Holiday over, leaving South African sunshine for snowbound Britain. But Christmas in snowy surroundings, with family and friends seems a pretty good reason to be leaving on the overnight flight of 22nd December, getting home in time to help prepare a feast with all the traditional trimmings.
Discovery! The inflight entertainment is functioning pre-take off. So what better way to pass the early part of the flight than by getting absorbed in one of the recently released films “Blue Jasmine”. That was recently recommended to me – so here goes…..
The plane rolls smoothly along the taxi way, and I lose myself in the film. No sense of time passing, but then it suddenly feels very bumpy indeed, as if we have rolled off the concrete and are running over the grass alongside. Bump, bump, and lots more of the same, then a final BUMP and we grind to a definitive halt..
Looking out of the window, I see a two story building very near the wing of our plane. Too near, in fact. After some effort trying to make sense of what is happening, it transpires our wing has cut into the first floor of the building. Metal is gaping where it should be a gleamingly sealed surface. The captain speaks over the intercom, assuring us we aren’t in any danger and thanking us for keeping calm and for not panicking. That does give rise to a flicker of anxiety – “you mean there is some danger we could be in. and something I perhaps should/could be panicking about?” Awareness of full fuel tanks in the wings, and a rupture to the wing is a bit unsettling. But all seems under professional control. Firemen are promptly spraying foam outside to prevent any possibility of fire.
So I return to watching “Blue Jasmine”. Every 15 minutes or so I glance up and look out of the window – same surreal scene of our wing embedded in the first floor of a building apparently just outside the airport perimeter. People scurrying around doing what needs to be done. So back to the film I go. An awareness that things are not as they should be, but fully convinced of the professional response to an unexpected and potentially dangerous incident, and the total confidence that while I might not be home in time for the preparations on 23rd December, a firm belief that I will indeed arrive sometime on Christmas Eve.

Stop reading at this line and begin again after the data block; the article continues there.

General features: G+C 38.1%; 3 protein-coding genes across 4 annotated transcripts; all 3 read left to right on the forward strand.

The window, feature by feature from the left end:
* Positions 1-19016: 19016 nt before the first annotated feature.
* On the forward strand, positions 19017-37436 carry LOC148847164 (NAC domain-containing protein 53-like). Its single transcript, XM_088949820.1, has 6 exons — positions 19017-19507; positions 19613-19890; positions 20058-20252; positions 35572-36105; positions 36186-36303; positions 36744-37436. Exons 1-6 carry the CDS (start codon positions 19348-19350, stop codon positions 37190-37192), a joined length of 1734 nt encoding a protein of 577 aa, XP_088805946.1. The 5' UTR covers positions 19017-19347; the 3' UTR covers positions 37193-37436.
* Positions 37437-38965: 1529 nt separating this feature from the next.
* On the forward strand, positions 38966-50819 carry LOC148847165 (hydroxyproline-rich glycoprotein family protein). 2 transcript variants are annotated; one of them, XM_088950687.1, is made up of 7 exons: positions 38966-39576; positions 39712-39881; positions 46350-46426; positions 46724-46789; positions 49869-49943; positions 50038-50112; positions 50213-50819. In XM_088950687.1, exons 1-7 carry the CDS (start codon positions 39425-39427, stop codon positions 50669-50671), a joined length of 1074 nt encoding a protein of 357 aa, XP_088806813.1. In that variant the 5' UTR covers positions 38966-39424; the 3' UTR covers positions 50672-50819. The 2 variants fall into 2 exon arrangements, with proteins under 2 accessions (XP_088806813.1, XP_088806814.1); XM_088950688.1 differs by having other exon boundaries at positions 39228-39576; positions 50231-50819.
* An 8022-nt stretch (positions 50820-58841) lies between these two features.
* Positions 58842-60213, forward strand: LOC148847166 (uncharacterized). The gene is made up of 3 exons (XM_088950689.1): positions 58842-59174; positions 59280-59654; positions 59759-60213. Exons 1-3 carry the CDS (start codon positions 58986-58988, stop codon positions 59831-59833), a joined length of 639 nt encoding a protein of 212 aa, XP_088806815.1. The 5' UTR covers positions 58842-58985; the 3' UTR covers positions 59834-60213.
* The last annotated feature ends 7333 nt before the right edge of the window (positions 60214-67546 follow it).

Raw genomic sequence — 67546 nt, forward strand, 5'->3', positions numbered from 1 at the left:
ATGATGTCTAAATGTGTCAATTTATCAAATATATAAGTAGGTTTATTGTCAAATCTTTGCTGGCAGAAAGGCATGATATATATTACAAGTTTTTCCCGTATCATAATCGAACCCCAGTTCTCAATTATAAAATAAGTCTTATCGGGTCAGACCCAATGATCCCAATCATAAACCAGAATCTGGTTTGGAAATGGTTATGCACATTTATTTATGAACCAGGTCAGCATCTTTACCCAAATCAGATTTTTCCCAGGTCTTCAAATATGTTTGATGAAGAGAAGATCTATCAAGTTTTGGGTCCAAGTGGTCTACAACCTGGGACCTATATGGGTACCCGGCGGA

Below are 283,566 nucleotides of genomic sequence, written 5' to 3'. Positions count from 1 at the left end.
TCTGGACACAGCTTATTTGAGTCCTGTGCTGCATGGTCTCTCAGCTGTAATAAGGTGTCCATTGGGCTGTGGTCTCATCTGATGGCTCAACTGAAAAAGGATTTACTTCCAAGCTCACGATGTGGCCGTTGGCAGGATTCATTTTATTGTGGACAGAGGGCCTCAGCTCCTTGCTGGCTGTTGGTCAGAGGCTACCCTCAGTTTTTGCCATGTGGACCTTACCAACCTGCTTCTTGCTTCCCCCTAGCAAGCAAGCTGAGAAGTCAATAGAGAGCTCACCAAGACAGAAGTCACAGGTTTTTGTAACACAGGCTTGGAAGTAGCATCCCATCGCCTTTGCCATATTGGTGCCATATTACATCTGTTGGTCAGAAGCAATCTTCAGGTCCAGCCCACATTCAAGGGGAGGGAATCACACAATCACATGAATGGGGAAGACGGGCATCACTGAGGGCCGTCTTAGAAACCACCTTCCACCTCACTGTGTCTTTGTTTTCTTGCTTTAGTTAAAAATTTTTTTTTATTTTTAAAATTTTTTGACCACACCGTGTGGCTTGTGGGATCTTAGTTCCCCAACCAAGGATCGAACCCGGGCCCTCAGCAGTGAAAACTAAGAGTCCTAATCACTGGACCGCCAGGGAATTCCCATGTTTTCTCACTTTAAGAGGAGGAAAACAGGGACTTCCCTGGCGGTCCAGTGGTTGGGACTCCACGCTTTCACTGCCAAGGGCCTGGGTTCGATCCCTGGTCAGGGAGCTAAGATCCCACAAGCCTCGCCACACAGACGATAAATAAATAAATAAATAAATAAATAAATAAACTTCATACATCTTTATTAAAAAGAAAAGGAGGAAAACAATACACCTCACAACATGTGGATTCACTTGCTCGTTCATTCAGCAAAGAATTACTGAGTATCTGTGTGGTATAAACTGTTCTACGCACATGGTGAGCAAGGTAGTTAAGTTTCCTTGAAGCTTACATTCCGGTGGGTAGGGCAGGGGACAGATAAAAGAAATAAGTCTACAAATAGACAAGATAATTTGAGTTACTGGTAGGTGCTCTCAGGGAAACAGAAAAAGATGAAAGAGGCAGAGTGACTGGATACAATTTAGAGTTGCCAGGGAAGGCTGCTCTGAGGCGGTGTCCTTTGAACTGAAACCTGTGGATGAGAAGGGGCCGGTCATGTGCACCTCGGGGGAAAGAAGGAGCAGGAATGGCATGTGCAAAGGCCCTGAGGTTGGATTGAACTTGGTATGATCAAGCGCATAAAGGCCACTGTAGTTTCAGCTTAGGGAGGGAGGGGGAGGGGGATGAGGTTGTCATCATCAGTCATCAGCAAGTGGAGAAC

About two thirds of the way through the film, we are instructed to de-plane down the back staircase that has been brought to the plane, and are bussed over to the Terminal. Surreally we go through South African Immigration, and are then taken to an airport hotel for the night, and are promised we will be advised of revised travel plans the next day.
I read through the Hotel Magazine as a way of winding down before trying to fall asleep. Room service provides their best offering, and finally I switch off the light and lie down, feeling that this is a very strange experience indeed. P OUNDING THUMPS! It is my heart. Interesting….. My brain has had the firm belief of my safety throughout this totally unanticipated episode – but my body is not as convinced, and is “throwing a wobbly” – reacting to the situation as if I was in the middle of a real life threatening danger.
I give my heart permission to race as fast as it chooses. Given that this is what it’s going to do anyway, I might as well let it, and assure myself this is a perfectly normal reaction to a highly unusual event.
The phone rings. My sister who I had been visiting in Johannesburg has tracked me down to my hotel, having seen on the morning’s news the events that had befallen my flight. We arrange to meet at lunch time, as the airline has managed to re-book me onto the flight that night. Bird song, sunshine and lunch with my sister, brother in law and mother. An unexpected gift of some magic extra time together.
All too soon it is time to return to the airport. I chat to a fellow passenger. This is her first ever flight. I debate whether to recount the adventures of the previous night, and decide to do so. She first looks shocked and frightened, but I assure her the reason for telling her of the events is that it is just to show that even if a “What if” actually happens – like we run into a building – something I had never in 50 years flying seriously considered as a possibility – that nonetheless the way in which the whole incident was handled just goes to reaffirm the well known statistic of just how safe we are when we travel by air.
And Christmas lunch in snowy Britain was utterly doubly delicious!